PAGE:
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Kahlenberg, Richard D. – Chronicle of Higher Education, 2013
At Middlebury College--and on campuses throughout the country--class is coming out of the closet. Long hidden from view, economic status is emerging from the shadows, as once-taboo discussions are taking shape. The growing economic divide in America, and on American campuses, has given rise to new student organizations, and new dialogues, focused…
Descriptors: Student Costs, Socioeconomic Status, Social Class, College Students
Teare, Chris – Chronicle of Higher Education, 2009
The author's school is a founding member of the Association of College Counselors in Independent Schools, which includes all sorts of institutions--some in highly affluent communities, others with vastly more socioeconomically diverse populations, and some with strong percentages of international students. Individual members' approaches to…
Descriptors: Committees, Testing, Academic Achievement, College Entrance Examinations
Harper, Christopher; Vanderbei, Robert J. – Chronicle of Higher Education, 2009
In this article, two professors retake the college-entrance exam and arrive at very different conclusions about its performance. Even though Christopher Harper has worked as a college professor for 15 years, he decided last winter to take the SAT and ACT examinations that his students needed to enter the institution where he teaches, Temple…
Descriptors: Standardized Tests, College Admission, Admission Criteria, Test Validity
Keller, Josh; Hoover, Eric – Chronicle of Higher Education, 2009
The University of California has adopted changes to its undergraduate admissions policy that will enlarge its applicant pool and drop the requirement that students take the SAT Subject Tests. The policy is the most significant change in the university's admissions practices in at least a decade. It will increase the number of California…
Descriptors: High School Graduates, Affirmative Action, Minority Groups, College Admission
Glenn, David – Chronicle of Higher Education, 2009
This article reports on the studies of Caroline M. Hoxby, a professor of economics at Stanford University; and Sarah E. Turner, a professor of economics and education at the University of Virginia, who examine why bright students from low-income families do not apply to select colleges. After analyzing millions of records from the College Board,…
Descriptors: Low Income Groups, High Achievement, Academically Gifted, Student Placement
Hoover, Eric – Chronicle of Higher Education, 2009
A new option that allows students to choose which of their test scores to send to colleges has generated renewed criticism of the College Board. College Board officials tout the option, called Score Choice, as a way to ease test taker anxiety. Some prominent admissions officials have publicly described Score Choice as a sales tactic that will…
Descriptors: College Entrance Examinations, Selection, Scores, College Admission
Mattimore, Patrick – Chronicle of Higher Education, 2008
Last week the Board of Regents of the University of California tabled a faculty proposal to broaden the pool of applicants eligible for admission to the 10 campuses in the University of California system. The regents took the action to allow the university's new president, Mark G. Yudof, as well as regents who were uncertain about the proposal,…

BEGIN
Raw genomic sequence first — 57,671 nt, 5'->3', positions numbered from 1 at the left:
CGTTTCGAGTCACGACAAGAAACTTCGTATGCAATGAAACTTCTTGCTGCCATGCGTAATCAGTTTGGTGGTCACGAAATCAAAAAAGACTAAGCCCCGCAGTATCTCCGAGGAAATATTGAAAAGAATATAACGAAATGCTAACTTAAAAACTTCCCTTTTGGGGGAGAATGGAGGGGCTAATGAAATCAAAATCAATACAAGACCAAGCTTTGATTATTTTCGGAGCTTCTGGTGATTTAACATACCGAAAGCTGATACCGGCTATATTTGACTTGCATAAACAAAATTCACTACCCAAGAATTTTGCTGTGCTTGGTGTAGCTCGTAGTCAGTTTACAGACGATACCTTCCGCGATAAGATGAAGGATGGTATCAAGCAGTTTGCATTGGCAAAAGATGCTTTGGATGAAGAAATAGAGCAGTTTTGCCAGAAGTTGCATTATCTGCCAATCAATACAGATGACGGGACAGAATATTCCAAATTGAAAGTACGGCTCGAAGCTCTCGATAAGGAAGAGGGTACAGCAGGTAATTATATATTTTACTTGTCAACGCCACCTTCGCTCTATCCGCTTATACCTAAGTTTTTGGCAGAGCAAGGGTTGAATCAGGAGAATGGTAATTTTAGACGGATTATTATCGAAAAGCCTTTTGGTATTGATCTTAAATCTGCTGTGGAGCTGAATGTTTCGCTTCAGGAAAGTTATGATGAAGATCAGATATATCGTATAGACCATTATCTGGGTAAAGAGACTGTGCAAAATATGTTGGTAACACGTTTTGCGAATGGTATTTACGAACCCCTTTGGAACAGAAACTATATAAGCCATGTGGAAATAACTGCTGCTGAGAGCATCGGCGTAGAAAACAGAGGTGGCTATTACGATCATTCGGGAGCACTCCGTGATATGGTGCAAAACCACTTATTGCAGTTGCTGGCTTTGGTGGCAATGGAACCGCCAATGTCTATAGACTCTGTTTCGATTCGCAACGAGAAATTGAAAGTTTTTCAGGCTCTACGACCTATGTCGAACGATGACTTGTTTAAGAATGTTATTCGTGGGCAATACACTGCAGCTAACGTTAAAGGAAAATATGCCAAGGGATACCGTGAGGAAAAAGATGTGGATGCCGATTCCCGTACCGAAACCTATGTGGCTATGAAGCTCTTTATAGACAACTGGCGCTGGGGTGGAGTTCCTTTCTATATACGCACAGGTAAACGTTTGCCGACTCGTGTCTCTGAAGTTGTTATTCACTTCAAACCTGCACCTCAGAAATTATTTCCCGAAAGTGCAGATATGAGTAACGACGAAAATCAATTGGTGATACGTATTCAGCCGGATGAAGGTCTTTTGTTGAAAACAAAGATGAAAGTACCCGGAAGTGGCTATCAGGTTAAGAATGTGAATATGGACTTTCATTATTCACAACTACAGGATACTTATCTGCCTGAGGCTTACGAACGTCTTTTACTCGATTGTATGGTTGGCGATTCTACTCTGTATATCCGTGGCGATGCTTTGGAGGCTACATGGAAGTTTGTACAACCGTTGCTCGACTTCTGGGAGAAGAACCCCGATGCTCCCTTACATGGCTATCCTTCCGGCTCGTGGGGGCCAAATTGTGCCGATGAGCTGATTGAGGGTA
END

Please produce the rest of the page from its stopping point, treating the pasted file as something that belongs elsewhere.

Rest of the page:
Descriptors: Intelligence Tests, Achievement Tests, Governing Boards, College Admission
Hoover, Eric; Supiano, Beckie – Chronicle of Higher Education, 2008
Wake Forest University will no longer require applicants to submit standardized test scores, the university announced last week. The move makes Wake Forest, in Winston-Salem, North Carolina, one of the most prominent institutions with a "test optional" admissions policy. The university's decision reveals the increasing complexity of the…
Descriptors: Standardized Tests, Scores, Admission Criteria, College Admission
Schmidt, Peter – Chronicle of Higher Education, 2008
One after another at this time of year, elite colleges trumpet the outstanding SAT scores of the applicants they have admitted. The question often raised by such announcements is just how much those scores matter. Two recent studies conclude that they matter quite a lot. This article reports that researchers assert that selective colleges give…
Descriptors: Researchers, Admission Criteria, College Entrance Examinations, Selective Admission
Gose, Ben – Chronicle of Higher Education, 2007
The dreaded personal essay used to be the toughest part of the college-admissions process for the applicant. These days it's admissions officers who fret about student writing--and not just because they fall asleep reading endless takes on "overcoming adversity." They've got weightier concerns--plagiarized essays, students who receive…
Descriptors: Essays, Writing (Composition), College Applicants, Admissions Officers
Wilson, Robin – Chronicle of Higher Education, 2007
This article talks about a special program implemented at Towson University, wherein students are admitted into college even if they don't qualify under the regular admissions. The Towson program is an experiment, and Deborah J. Leather, the associate provost who runs it, acknowledges that it is too soon to tell whether the effort has been worth…
Descriptors: Special Programs, College Admission, Case Studies, Grades (Scholastic)